• Tower vises are vertical vises used in horizontal machining centers. They have one vise per side, and come in single or dual clamping station varieties. A dual clamping tower vise, for example, will hold eight relatively large parts without the need for a tool change.
  • Tombstone fixtures follow the same theory as a tower vise. Tombstones allow four surfaces of vises to be worked on one rotary table pallet. A tombstone is a large, accurate, hardened block of metal that is bolted to the CNC pallet. The surface of the tombstone has holes to accommodate modular vises across all four faces on a pallet that can rotate to expose those faces to the machine spindle.
  • New work holding fixtures are becoming available for five-axis machining centers. These specialty vises allow the machine to work on surfaces that would normally be obscured when mounted in a traditional or tombstone vise setup.

[edit] Jaws

 
Aluminum soft jaw shown holding five parts at a time in a CNC milling machine.

There are two main types of jaws on engineer's vises: hard and soft. Hard jaws are available with either a coarse gripping surface or are ground flat and smooth to increase accuracy. The latter relies on pressure for gripping, instead of a rough surface. An unskilled operator has the tendency to over-tighten jaws, leading to part deformation and error in the finished workpiece.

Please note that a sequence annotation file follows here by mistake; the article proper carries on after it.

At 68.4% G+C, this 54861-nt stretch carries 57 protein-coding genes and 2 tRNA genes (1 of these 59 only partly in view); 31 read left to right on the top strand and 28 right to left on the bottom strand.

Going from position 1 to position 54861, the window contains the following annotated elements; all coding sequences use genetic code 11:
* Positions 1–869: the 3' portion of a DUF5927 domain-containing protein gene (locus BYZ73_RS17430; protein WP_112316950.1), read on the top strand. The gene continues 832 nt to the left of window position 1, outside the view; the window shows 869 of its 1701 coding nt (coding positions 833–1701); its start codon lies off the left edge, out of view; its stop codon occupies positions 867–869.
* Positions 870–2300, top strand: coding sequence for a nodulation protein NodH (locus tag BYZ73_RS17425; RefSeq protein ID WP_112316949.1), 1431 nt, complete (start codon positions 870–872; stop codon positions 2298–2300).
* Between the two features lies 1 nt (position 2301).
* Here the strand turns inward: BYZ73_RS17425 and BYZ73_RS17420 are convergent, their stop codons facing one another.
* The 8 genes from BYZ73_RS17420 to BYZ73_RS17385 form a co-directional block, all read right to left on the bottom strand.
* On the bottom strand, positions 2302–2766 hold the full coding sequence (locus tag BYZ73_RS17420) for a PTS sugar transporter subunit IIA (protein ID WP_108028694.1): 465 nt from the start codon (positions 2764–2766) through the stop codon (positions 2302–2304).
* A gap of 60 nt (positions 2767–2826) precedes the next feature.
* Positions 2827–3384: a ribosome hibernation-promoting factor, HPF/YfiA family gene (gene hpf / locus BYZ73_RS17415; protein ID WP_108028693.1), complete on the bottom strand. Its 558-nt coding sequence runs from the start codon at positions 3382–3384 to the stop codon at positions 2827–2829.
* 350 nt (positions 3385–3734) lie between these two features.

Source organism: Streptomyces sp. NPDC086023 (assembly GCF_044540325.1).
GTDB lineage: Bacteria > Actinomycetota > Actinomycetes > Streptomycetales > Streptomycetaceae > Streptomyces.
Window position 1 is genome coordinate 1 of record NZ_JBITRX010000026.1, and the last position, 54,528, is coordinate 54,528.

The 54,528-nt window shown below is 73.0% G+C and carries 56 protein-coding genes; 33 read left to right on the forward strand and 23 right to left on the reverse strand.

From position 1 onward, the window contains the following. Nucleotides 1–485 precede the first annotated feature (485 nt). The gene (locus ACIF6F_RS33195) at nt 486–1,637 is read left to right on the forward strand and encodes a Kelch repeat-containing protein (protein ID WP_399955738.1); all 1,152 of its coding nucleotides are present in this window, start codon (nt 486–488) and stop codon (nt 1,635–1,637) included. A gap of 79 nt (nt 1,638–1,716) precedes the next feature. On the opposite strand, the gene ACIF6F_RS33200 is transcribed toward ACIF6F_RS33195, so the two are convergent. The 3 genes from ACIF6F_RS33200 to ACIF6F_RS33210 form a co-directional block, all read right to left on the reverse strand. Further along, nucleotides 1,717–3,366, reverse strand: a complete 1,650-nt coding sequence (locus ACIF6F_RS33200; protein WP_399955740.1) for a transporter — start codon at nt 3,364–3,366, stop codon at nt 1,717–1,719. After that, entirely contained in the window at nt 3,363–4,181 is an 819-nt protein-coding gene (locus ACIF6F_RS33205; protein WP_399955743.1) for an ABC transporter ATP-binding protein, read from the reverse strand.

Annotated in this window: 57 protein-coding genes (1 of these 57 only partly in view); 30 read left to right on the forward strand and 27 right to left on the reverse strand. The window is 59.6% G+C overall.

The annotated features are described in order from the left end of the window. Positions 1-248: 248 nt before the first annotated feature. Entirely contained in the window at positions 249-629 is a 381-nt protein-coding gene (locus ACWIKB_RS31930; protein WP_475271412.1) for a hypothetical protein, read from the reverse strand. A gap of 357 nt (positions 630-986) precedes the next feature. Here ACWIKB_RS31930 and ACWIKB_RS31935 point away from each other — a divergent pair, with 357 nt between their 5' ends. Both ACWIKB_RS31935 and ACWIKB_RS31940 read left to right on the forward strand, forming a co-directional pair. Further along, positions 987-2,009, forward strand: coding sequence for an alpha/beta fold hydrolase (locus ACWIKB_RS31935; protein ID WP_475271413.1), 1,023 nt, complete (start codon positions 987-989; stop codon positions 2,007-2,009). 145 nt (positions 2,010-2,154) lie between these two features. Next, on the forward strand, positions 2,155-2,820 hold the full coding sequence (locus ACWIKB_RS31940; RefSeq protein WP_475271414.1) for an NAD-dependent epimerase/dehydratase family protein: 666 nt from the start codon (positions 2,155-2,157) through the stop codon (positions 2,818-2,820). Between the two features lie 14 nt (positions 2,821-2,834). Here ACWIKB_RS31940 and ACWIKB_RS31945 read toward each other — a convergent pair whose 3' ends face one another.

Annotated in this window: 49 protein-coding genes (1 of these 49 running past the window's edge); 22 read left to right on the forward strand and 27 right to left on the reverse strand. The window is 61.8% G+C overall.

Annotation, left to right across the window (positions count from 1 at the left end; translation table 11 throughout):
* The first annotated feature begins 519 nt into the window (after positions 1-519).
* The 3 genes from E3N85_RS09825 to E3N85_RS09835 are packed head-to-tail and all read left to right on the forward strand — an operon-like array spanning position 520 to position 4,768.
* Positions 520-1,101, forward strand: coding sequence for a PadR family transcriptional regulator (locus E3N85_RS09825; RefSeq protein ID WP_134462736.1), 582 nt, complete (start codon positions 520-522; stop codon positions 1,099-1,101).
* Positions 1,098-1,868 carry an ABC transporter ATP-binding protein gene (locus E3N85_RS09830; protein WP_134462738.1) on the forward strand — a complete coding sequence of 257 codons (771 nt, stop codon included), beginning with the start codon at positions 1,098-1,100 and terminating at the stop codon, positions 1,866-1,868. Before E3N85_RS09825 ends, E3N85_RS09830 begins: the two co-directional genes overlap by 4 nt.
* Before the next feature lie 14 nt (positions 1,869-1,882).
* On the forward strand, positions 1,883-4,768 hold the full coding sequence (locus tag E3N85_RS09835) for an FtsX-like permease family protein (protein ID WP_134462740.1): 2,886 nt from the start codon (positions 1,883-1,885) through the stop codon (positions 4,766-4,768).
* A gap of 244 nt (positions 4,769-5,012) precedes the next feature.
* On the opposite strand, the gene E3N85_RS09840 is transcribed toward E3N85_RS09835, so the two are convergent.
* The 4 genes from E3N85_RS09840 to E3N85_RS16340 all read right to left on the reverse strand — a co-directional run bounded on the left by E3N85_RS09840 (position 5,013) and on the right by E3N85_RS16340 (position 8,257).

Soft jaws are usually made from a soft metal (usually aluminum), plastic, or wood. They are used to either hold delicate workpieces or cut to hold specifically shaped workpieces. These specifically cut jaws are often used in place of fixtures and most commonly used in gang operations. They are also used for rapid change-over type set-ups since they can be easily engraved with the part number, the job number, or other information relevant to the job being run. Soft jaws are considered a consumable item, because they are discarded or recycled after multiple uses.

[edit] Others

Other kinds of vise include:

  • hand vises
  • machine vises - drill vises (lie flat on a drill press bed). Vises of the same general form are used also on milling machines and grinding machines.
  • compound slide vises are more complex machine vises. They allow speed and precision in the placement of the work.
  • cross vises, which can be adjusted using leadscrews in the X and Y axes; these are useful if many holes need to be drilled in the same workpiece using a drill press. Compare router table.
  • off-center vises
  • angle vises
  • sine vises, which use gauge blocks to set up a highly accurate angle
  • rotary vises
  • diemakers' vises
  • pin vises (for holding thin, long cylindrical objects by one end)
  • jewellers' vises and by contrast
  • leg vises, which are attached to a bench but also supported from the ground so as to be stable under the very heavy use imposed by a blacksmith's work.

[edit] See also

[edit] References